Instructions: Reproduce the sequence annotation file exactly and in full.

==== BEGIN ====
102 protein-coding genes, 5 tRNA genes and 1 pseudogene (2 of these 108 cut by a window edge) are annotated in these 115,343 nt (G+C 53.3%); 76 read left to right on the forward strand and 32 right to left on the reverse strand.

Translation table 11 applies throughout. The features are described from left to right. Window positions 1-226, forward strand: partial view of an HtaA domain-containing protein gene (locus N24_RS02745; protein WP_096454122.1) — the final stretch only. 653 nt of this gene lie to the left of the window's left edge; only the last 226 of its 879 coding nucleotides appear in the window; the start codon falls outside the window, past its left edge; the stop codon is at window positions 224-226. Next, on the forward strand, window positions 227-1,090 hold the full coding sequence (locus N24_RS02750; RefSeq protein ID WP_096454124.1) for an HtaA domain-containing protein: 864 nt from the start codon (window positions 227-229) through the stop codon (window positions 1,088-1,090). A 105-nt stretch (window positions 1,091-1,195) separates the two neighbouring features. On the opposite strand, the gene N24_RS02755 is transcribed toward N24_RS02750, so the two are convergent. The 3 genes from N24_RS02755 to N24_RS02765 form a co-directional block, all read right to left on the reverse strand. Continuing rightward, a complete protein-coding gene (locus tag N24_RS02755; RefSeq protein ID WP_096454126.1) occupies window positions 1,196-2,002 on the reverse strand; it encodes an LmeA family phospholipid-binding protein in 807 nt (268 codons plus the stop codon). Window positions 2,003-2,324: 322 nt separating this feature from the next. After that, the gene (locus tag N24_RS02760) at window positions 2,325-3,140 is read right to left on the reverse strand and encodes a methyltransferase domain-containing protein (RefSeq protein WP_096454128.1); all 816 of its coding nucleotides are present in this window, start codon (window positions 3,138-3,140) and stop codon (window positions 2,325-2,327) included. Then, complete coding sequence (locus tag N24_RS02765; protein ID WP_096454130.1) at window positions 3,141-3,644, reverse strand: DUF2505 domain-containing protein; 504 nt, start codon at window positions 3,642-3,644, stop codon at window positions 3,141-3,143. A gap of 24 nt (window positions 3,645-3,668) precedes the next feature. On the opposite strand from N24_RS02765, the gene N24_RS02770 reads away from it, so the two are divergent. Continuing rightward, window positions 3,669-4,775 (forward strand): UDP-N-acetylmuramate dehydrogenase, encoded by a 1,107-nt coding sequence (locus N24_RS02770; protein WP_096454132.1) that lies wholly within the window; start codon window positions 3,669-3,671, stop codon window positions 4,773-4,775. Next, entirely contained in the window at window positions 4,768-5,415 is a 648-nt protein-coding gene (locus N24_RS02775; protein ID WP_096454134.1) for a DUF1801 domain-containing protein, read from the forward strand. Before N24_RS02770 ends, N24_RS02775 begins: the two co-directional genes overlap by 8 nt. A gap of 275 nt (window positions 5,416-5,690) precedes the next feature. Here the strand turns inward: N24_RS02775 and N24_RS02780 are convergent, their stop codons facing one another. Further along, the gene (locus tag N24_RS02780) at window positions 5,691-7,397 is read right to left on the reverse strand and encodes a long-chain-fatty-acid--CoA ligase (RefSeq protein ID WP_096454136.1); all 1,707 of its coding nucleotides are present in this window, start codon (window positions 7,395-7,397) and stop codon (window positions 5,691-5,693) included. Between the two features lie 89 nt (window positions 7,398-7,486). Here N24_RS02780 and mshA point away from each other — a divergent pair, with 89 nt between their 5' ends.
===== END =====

102 protein-coding genes, 5 tRNA genes and 1 pseudogene (2 of these 108 cut by a window edge) are annotated in these 115,343 nt (G+C 53.3%); 76 read left to right on the forward strand and 32 right to left on the reverse strand.

Translation table 11 applies throughout. The features are described from left to right. Window positions 1-226, forward strand: partial view of an HtaA domain-containing protein gene (locus N24_RS02745; protein WP_096454122.1) — the final stretch only. 653 nt of this gene lie to the left of the window's left edge; only the last 226 of its 879 coding nucleotides appear in the window; the start codon falls outside the window, past its left edge; the stop codon is at window positions 224-226. Next, on the forward strand, window positions 227-1,090 hold the full coding sequence (locus N24_RS02750; RefSeq protein ID WP_096454124.1) for an HtaA domain-containing protein: 864 nt from the start codon (window positions 227-229) through the stop codon (window positions 1,088-1,090). A 105-nt stretch (window positions 1,091-1,195) separates the two neighbouring features. On the opposite strand, the gene N24_RS02755 is transcribed toward N24_RS02750, so the two are convergent. The 3 genes from N24_RS02755 to N24_RS02765 form a co-directional block, all read right to left on the reverse strand. Continuing rightward, a complete protein-coding gene (locus tag N24_RS02755; RefSeq protein ID WP_096454126.1) occupies window positions 1,196-2,002 on the reverse strand; it encodes an LmeA family phospholipid-binding protein in 807 nt (268 codons plus the stop codon). Window positions 2,003-2,324: 322 nt separating this feature from the next. After that, the gene (locus tag N24_RS02760) at window positions 2,325-3,140 is read right to left on the reverse strand and encodes a methyltransferase domain-containing protein (RefSeq protein WP_096454128.1); all 816 of its coding nucleotides are present in this window, start codon (window positions 3,138-3,140) and stop codon (window positions 2,325-2,327) included. Then, complete coding sequence (locus tag N24_RS02765; protein ID WP_096454130.1) at window positions 3,141-3,644, reverse strand: DUF2505 domain-containing protein; 504 nt, start codon at window positions 3,642-3,644, stop codon at window positions 3,141-3,143. A gap of 24 nt (window positions 3,645-3,668) precedes the next feature. On the opposite strand from N24_RS02765, the gene N24_RS02770 reads away from it, so the two are divergent. Continuing rightward, window positions 3,669-4,775 (forward strand): UDP-N-acetylmuramate dehydrogenase, encoded by a 1,107-nt coding sequence (locus N24_RS02770; protein WP_096454132.1) that lies wholly within the window; start codon window positions 3,669-3,671, stop codon window positions 4,773-4,775. Next, entirely contained in the window at window positions 4,768-5,415 is a 648-nt protein-coding gene (locus N24_RS02775; protein ID WP_096454134.1) for a DUF1801 domain-containing protein, read from the forward strand. Before N24_RS02770 ends, N24_RS02775 begins: the two co-directional genes overlap by 8 nt. A gap of 275 nt (window positions 5,416-5,690) precedes the next feature. Here the strand turns inward: N24_RS02775 and N24_RS02780 are convergent, their stop codons facing one another. Further along, the gene (locus tag N24_RS02780) at window positions 5,691-7,397 is read right to left on the reverse strand and encodes a long-chain-fatty-acid--CoA ligase (RefSeq protein ID WP_096454136.1); all 1,707 of its coding nucleotides are present in this window, start codon (window positions 7,395-7,397) and stop codon (window positions 5,691-5,693) included. Between the two features lie 89 nt (window positions 7,398-7,486). Here N24_RS02780 and mshA point away from each other — a divergent pair, with 89 nt between their 5' ends.